Here’s the problem: To compete in today’s economy, you have to be wired. And of course, more and more of our library services are digital. But in many communities across the United States, the communication carriers just don’t provide the service citizens seek. Closing the “last mile” is expensive (so the argument goes), despite the fact that many formerly third world countries have established cheap national wireless networks, leapfrogging copper and cable altogether. So here at home, some county and municipal governments have stepped into the gap, and set up the infrastructure themselves.
As Rosanne Cordell (of ALA’s Digital Content and Libraries Working Group and associate dean at Northern Illinois University Library in DeKalb) put it in a February 5 email to DCWG, “It isn’t just poor rural communities that have this problem. I live in the country about 10 minutes from a city of 100,000 and can only get satellite internet service. It’s faster than a modem was, but it isn’t fast enough for streaming video. Money is not the issue; I would gladly pay for it (even though I think the big companies are gouging customers), but it simply isn’t available. I’m sure I have many neighbors who feel the same way. I get the willies when I hear stories about Netflix wanting to do away with its DVD service or Amazon planning to not sell DVDs much longer because that is the only way we can view movies. I think politicos would hear this and think that watching movies is not all that important. However, visual media is an extremely important means of communication in the 21st century.”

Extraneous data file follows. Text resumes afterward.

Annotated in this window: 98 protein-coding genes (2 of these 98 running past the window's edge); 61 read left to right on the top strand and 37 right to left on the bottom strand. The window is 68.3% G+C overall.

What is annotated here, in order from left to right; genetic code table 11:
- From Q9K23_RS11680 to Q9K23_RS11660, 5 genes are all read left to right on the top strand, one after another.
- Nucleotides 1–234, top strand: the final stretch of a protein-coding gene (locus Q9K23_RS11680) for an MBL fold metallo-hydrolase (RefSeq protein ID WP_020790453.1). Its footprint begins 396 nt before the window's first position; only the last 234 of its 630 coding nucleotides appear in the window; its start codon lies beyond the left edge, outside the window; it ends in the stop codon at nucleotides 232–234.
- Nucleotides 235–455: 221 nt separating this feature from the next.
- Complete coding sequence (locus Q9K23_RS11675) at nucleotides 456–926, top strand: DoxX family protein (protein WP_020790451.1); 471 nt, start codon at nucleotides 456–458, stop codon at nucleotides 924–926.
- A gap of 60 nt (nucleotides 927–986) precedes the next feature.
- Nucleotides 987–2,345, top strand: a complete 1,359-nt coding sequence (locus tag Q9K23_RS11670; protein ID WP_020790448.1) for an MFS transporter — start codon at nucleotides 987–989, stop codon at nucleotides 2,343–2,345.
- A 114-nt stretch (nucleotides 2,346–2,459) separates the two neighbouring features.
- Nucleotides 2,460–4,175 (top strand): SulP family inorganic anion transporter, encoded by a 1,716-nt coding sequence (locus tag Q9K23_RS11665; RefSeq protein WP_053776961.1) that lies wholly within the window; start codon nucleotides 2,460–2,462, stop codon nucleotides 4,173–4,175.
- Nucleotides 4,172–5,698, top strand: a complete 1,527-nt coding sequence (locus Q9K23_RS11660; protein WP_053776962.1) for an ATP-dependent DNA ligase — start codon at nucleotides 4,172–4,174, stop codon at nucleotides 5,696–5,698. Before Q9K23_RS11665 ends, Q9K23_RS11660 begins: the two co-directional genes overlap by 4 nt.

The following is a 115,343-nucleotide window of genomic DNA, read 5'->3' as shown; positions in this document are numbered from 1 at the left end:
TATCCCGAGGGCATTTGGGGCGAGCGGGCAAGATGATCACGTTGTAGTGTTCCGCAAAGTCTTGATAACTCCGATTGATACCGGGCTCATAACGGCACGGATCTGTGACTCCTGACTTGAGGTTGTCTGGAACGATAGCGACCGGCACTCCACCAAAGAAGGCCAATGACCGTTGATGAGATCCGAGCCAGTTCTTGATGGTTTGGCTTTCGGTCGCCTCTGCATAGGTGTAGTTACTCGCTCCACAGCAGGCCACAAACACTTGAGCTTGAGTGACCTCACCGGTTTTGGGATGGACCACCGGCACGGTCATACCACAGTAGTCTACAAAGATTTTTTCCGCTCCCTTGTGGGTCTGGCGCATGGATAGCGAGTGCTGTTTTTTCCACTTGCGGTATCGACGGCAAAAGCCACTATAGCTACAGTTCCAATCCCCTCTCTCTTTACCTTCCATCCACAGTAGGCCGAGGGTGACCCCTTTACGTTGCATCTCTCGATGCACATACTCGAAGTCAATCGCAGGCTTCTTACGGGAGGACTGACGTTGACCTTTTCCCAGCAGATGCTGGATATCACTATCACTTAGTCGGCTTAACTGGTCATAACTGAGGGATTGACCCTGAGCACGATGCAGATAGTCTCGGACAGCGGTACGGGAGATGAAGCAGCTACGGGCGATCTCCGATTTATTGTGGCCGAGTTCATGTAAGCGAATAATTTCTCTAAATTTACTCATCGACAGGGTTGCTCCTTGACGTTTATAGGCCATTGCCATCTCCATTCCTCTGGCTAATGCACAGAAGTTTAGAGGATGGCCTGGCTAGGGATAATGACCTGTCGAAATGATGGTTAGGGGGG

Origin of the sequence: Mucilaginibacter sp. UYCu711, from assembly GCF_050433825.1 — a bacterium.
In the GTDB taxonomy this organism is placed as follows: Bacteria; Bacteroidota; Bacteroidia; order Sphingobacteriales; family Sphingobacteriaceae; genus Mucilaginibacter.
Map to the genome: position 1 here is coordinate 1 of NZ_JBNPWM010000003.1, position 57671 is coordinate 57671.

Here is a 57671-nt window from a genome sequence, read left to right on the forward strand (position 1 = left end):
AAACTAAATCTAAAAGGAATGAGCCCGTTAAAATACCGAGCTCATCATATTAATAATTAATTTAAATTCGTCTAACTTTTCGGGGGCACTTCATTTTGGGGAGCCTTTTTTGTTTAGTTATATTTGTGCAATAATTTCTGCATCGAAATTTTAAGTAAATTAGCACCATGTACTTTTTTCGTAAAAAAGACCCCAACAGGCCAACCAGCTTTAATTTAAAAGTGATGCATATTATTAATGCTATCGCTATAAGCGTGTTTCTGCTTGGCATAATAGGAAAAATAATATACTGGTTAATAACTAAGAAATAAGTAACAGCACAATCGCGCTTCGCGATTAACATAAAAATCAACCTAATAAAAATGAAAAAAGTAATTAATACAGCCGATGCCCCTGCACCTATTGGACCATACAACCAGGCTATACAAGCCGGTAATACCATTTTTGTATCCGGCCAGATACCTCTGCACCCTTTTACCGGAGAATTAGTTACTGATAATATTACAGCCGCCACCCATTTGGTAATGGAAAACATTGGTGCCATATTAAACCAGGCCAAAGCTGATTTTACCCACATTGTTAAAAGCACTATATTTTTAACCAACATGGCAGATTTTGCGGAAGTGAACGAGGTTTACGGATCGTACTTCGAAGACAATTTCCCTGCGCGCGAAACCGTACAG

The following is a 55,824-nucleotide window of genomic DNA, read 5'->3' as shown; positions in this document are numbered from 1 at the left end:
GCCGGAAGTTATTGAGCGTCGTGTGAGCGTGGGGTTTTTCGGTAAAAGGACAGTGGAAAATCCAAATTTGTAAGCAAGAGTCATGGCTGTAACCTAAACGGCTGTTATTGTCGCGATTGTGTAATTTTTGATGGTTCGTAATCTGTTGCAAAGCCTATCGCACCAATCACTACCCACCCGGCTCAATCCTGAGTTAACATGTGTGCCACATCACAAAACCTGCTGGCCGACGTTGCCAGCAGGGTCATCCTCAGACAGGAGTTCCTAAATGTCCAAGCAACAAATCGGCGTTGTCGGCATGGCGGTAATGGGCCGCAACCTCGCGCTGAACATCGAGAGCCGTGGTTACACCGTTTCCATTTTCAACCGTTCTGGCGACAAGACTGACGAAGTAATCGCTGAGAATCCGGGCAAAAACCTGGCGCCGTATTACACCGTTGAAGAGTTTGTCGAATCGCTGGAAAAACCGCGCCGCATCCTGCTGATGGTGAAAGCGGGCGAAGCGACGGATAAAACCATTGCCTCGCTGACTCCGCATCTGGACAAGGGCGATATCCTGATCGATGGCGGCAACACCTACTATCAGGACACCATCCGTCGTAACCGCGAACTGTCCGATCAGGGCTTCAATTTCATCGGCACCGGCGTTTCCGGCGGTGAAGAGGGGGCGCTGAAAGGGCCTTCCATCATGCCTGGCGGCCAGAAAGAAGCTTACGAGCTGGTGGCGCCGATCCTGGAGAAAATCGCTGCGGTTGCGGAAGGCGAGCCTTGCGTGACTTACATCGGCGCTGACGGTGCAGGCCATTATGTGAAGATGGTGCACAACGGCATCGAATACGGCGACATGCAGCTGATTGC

So government stepping in to solve citizen problems is a good thing, right? Not according to the American Legislative Exchange Council. ALEC, as it is known, is an extremely well-funded organization advocating for limited government, free markets, and federalism. In practice, that means ALEC doesn’t want government to offer anything someone else might make a profit on. Public schools are one example. The internet as a utility is another. In a recent statement, ALEC joined a long line of telecommunication-company advocates seeking to protect this potentially lucrative market for themselves even if, as Cordell notes, they aren’t actually offering any products.
I’m tempted to view this as yet another example of our modern day conflict between the public and private sectors. We seem to have reached unanimous agreement in our society that there is no higher goal than profitability. But it’s hard to see why we should simply ignore citizens’ needs until some private company is ready to make a killing on it, when government can actually fill the gap right now.